Yurii O. Bilokobylskyi,

Ph.D student

Research and Educational Center of Foreign Languages National Academy of Sciences of Ukraine




The current article studies transformations of gender conceptualization in the political discourse of the USA from 2017 to 2021.

In recent years, numerous large-scale protests in the United States of America, such as #MeToo, have affected political discourse, in particular in the United States. It should be noted that specific changes were also caused by the publication of UN recommendations on the use of more inclusive language in political communication, which did not rely on a binary understanding of gender, suggesting for the first time the use of gender-neutral terms and the avoidance of words that indicate masculinity (for example, congressman, etc.). These events lead to the transformation of the English language and weaken the binary understanding of gender, which can potentially affect the English speakers’ language world model.

The article aims to investigate changes in the gender component in the language of USA political discourse associated with the introduction of gender-inclusive language and its impact on changes in the modern English language. To study the transformations of gender concept in the political discourse of the United States, a corpus linguistic analysis of the language of the United States Congress is proposed. Using two language corpora, namely the Google Books Ngram Viewer and the Congressional Regional Corpus, the article compares the frequency of use of gender marked words that are associated with a specific gender (e. g., congressman, spokesperson, etc.) with the frequency of their gender-neutral equivalents (representative, spokesperson, etc.). The comparative analysis allows us to draw a conclusion about changes in the political discourse of the USA, in particular in its gender conceptualisation: the gender component is becoming more inclusive, the binary understanding of gender is becoming less unambiguous, and the attitude towards non-binary personalities is becoming more tolerant.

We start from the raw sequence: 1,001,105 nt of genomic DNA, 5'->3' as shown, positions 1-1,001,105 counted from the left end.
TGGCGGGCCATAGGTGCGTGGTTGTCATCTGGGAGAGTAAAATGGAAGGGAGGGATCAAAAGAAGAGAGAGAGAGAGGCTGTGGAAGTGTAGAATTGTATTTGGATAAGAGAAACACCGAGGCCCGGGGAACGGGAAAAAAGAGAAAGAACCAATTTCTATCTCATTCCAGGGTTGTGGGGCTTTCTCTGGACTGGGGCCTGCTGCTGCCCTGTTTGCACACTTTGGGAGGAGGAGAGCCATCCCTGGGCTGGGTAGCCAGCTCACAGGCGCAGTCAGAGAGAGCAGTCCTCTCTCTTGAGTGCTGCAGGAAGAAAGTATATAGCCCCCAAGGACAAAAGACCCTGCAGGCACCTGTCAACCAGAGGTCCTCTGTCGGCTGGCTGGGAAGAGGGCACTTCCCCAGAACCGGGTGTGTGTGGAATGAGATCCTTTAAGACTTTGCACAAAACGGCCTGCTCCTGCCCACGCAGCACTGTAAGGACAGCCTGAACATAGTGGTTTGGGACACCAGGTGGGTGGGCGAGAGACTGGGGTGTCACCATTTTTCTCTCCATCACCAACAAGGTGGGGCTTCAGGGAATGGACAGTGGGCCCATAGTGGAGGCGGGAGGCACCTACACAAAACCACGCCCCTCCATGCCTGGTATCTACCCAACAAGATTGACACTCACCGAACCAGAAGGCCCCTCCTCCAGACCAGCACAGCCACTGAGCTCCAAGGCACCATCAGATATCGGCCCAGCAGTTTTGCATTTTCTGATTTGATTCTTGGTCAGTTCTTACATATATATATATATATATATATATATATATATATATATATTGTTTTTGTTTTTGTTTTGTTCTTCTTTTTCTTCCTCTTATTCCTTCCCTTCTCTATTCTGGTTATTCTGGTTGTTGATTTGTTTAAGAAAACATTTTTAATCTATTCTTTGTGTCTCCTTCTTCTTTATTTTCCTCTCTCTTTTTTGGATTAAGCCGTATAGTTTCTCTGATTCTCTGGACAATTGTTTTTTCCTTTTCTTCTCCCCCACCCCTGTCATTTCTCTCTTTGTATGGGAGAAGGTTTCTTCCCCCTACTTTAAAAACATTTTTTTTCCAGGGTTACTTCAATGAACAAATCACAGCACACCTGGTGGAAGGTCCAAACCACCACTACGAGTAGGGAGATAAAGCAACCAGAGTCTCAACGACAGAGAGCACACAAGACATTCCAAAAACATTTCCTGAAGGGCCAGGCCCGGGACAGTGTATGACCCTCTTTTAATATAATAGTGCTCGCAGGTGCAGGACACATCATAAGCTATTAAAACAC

Key words: gender, political discourse, corpus analysis, inclusiveness, gender inclusive language, gender linguistics, gender concepts.


  1. Holubovska, Iryna. «Discursive practices of modern mass media as constructors of the post-truth world.» Materials of the 1st All-Ukrainian Scientific and Practical Conference and Round Table «Odessa dialogues of cultures: creativity, personality, and language» & «Rhetoric of the media discourse» (2021).
  2. Poda, Olena. «Gender markers in the titles of publications of the magazine “Soviet Woman” (second half of the 1940s–1680s).» Collection of works of the Scientific Research Center of Periodicals 2 (2010): 449-466.
  3. Butler, Judith. Gender Trouble: Feminism and the Subversion of Identity. Routledge, 2011.
  4. Connell, Robert W. «Masculinities and globalization.» Men and masculinities1, no. 1 (1998): 3-23.
  5. Guide: Gender-Inclusive Communication (2018), Gender/gender_sentitive_language/Gender-sensitiveCommsGuide-English-final.pdf.
  6. Inclusive Language Guidelines (2022).
  7. Lakoff, George. The political mind: why you can’t understand 21st-century politics with an 18th-century brain (Penguin, 2008).
  8. Tannen, Deborah. You just don’t understand: Women and men in conversation (London: Virago, 1991).

Sources of illustrative material:

  1. BYU Law & Corpus Linguistics (2021),;q= Spokesperson%2520%3Bspokesman;filter=%7B%22year%22:%7B%22_gte%22:%222015%22,%22_lte%22:%222021%22%7D%7D;limit=10;sort=match;field=match%3Bfrequencies;smoothingFactor=0;metadataField=year.
  2. Google Books Ngram Viewer (2019), latinx%2C+folx&year_start=2000&year_end=2019&corpus=en-2019&smoothing=3.